2 Department of Public Health Sciences, University of Rochester Medical Center, Rochester, NY, USA
3 Department of Pharmacy, Temple University School of Medicine, Philadelphia, PA, USA
4 Division of Infectious Diseases, Department of Medicine, University of Rochester Medical Center, Rochester, NY, USA
The funders had no role in study design, data collection and analysis, decision to publish, or preparation of the manuscript.
We conducted a cross-sectional investigation to identify evidence of a potential modifying effect of chromosomally integrated human herpes virus 6 (ciHHV-6) on human immunodeficiency virus (HIV) disease progression and/or severity. ciHHV-6 was identified by detecting HHV-6 DNA in hair follicle specimens of 439 subjects. There was no statistically significant relationship between the presence of ciHHV-6 and HIV disease progression to acquired immunodeficiency syndrome. However, after adjusting for use of antiretroviral therapy, all subjects with ciHHV-6 had low severity HIV disease; these findings were not statistically significant. A multi-center study with a larger sample size will be needed to more precisely determine if there is an association between ciHHV-6 and low HIV disease severity.
The relationship between chromosomally integrated human herpesvirus 6 (ciHHV-6) and the progression of human immunodeficiency virus (HIV) infection in humans has, to date, never been examined.
HHV-6 causes ubiquitous human infection with approximately 100% of the population seropositive by 3 years of age. The virus infects lymphocytes with a predominant tropism for CD4+ T cells1. In individuals with ciHHV-6, the entire viral genome is present in every nucleated cell of the body and transmitted in a Mendelian fashion2,3. The presence of HHV-6 DNA in hair follicle DNA specimens is a marker for ciHHV-64. Published data have demonstrated the prevalence of ciHHV-6 to be approximately 0.85%5. If ciHHV-6 is associated with HIV infection, then this could uncover new possibilities for understanding HIV disease severity and progression.
Numerous studies have attempted to unravel the relationship between HHV-6 and HIV. Initially, the identification of HHV-6 (not ciHHV-6) DNA in 100% of saliva samples from HIV-infected adults with high CD4+ T-cell counts suggested a protective effect of HHV-6 on the progression of HIV6,7. HHV-6 produces a functional chemokine, U83A, which binds C-C chemokine receptor 5 (CCR5) and blocks HIV infection of susceptible cells in vitro providing a plausible mechanism for HHV-6 inhibition of HIV8.
Alternatively, in vitro activation of the HIV long terminal repeat (LTR) sequences by HHV-6 has been described suggesting that HHV-6 may promote HIV disease progression9. More recent data from animal models have linked infection with HHV-6 and the production of RANTES, the ligand for CCR5, with the acceleration of HIV disease via increased HIV virulence10,11. Clinical studies have found reactivation or persistence of HHV-6 antigen and IgM antibody in patients with progression from asymptomatic HIV to AIDS12.
After acquiring HIV infection, approximately 80% of adults gradually develop low CD4+ T-cell counts over 5–10 years in the peripheral blood with a high HIV viral burden, and are otherwise referred to as ‘typical progressors’ (TP). A small proportion of individuals develop low CD4+ T-cell counts and high viral load within two years of initial infection; these individuals are identified as ‘rapid progressors’ (RP). The mechanisms surrounding these differences are unclear13,14. Additionally, despite prior investigations, there is also no clear understanding of the role of HHV-6 in the pathophysiology of HIV disease.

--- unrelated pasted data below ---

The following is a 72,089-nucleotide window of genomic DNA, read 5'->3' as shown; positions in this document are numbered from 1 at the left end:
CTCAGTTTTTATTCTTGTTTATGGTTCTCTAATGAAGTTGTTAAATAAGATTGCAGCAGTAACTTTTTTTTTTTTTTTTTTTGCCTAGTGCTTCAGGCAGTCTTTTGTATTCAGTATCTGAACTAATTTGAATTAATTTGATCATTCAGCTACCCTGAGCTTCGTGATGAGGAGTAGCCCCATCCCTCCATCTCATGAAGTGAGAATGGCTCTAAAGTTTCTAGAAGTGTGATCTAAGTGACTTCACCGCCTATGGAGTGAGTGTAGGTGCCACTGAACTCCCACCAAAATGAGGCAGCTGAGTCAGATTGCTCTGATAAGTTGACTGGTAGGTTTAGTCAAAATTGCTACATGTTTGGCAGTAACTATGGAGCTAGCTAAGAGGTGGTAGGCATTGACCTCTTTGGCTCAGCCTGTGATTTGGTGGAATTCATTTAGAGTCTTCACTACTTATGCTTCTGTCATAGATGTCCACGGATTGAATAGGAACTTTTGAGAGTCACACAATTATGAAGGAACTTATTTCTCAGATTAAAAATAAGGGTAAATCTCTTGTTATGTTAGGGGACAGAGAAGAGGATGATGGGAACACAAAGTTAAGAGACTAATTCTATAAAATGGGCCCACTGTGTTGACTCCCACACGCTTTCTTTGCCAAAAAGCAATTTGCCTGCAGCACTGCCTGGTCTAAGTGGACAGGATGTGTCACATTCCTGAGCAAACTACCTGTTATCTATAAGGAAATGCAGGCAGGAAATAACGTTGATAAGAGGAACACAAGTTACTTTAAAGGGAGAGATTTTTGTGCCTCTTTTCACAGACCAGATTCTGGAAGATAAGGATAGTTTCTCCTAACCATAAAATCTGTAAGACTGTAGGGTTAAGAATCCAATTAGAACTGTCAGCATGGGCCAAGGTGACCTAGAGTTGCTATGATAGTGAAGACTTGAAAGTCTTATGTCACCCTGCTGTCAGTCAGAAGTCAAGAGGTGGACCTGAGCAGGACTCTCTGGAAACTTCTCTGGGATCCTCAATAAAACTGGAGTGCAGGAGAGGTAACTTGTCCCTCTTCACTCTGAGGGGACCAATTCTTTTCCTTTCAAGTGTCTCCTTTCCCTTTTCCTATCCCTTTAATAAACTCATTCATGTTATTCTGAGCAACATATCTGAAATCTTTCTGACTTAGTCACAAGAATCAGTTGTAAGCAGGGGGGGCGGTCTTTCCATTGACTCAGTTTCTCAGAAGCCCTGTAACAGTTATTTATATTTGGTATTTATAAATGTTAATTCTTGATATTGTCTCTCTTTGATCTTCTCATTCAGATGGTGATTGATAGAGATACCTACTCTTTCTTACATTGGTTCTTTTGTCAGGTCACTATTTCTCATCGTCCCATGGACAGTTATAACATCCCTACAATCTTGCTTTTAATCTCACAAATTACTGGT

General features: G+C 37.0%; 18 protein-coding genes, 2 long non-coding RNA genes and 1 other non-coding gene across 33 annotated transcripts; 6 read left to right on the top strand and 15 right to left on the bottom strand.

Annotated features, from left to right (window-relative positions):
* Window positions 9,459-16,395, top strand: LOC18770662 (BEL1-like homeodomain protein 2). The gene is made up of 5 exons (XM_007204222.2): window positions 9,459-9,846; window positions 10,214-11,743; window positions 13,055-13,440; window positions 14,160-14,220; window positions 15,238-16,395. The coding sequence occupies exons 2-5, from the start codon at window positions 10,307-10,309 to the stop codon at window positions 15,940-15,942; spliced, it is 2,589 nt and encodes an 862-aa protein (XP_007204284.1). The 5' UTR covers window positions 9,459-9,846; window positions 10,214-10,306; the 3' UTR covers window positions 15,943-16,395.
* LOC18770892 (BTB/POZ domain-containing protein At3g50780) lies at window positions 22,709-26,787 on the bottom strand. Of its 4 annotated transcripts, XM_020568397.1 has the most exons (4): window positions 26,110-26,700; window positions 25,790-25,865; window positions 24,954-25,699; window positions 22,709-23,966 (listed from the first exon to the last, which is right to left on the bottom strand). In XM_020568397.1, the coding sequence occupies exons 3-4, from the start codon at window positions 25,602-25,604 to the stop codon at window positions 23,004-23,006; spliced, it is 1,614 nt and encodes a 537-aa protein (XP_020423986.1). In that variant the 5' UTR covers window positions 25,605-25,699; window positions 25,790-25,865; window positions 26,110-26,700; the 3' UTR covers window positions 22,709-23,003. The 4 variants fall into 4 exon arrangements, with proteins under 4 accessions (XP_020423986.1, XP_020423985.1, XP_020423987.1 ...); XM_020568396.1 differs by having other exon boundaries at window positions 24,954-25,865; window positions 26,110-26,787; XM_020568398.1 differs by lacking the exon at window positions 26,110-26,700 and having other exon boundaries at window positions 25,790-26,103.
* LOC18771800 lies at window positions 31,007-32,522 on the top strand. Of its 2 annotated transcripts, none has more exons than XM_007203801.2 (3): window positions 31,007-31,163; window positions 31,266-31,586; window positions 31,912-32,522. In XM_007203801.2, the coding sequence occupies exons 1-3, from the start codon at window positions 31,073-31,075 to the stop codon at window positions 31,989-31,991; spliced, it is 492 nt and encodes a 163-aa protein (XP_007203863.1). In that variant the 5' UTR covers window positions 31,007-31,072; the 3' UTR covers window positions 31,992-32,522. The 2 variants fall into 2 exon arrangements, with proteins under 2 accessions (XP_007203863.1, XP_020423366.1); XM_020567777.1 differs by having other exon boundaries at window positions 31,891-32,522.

We conducted an exploratory investigation to estimate the prevalence of ciHHV-6 in an HIV-infected population and to determine if there is a potential modifying effect of ciHHV-6 on HIV disease progression or severity.
Materials and methods
This cross-sectional study included patients seen at the Infectious Diseases Clinic at Strong Memorial Hospital in Rochester, NY. The inclusion criterion limited the population to subjects with HIV infection over the age of 18. The exclusion criteria were lack of visible hair and inability to consent. Enrollers were available four days a week, 3–6 hours a day to approach eligible subjects.
Consent and ethical considerations
Written informed consent for publication of their clinical details and/or clinical images was obtained from the patient/parent/guardian/ relative of the patient. This study protocol was reviewed and approved by the Research Subject Review Board at the University of Rochester (RSRB00032054).
Approximately one-half of the patients’ clinical data was obtained through the HIV Data Registry supported by the Developmental Center for AIDS Research (D-CFAR). The remainder of the patient data were obtained from electronic medical records with the use of a standardized chart abstraction tool (see data file) that included HIV diagnoses dates, date of AIDS defining illnesses, and viral load/CD4+ T cell counts. Demographic data such as race/ethnicity and sex/gender were provided by subject self identification and included in grant agency reports. Hair follicles were collected by enrollers by pulling 2–3 strands of scalp hair with gloved hands.
Based on established standards, the definition of RP HIV included patients with CD4+ T cell counts of less than 200 or an AIDS-defining illness within 2 years of diagnosis of HIV infection. Subjects who had confirmed HIV infection did not meet criteria for RP were placed in a TP group. Diagnosis of HIV infection was identified by a positive ELISA/Western blot test or indicated by a provider in chart documentation based on patient history. Testing for HIV during the study period was performed by antibody testing (Vitros ECI) at Strong Memorial Hospital. Confirmation by Western blot (INNO-LIA HIV I/II Score) was performed at the Mayo Clinic in Rochester, MN.
We also compared HIV disease severity in ciHHV-6 positive and negative patients because initial disease progression from HIV to AIDS may not necessarily correlate with current disease severity in subjects on antiretroviral treatment (ART). Subjects were considered to have severe disease if CD4+ T cell counts were less than 200 cells/uL and viral load was greater than 10,000 copies/mL. If CD4+ T cell counts were greater than 200 cells/uL, and viral load was less than 10,000 copies/mL, subjects were considered to have non-severe disease. All subjects with any remaining combination of viral load and CD4+ T cell counts were considered to have ‘moderately’ severe disease.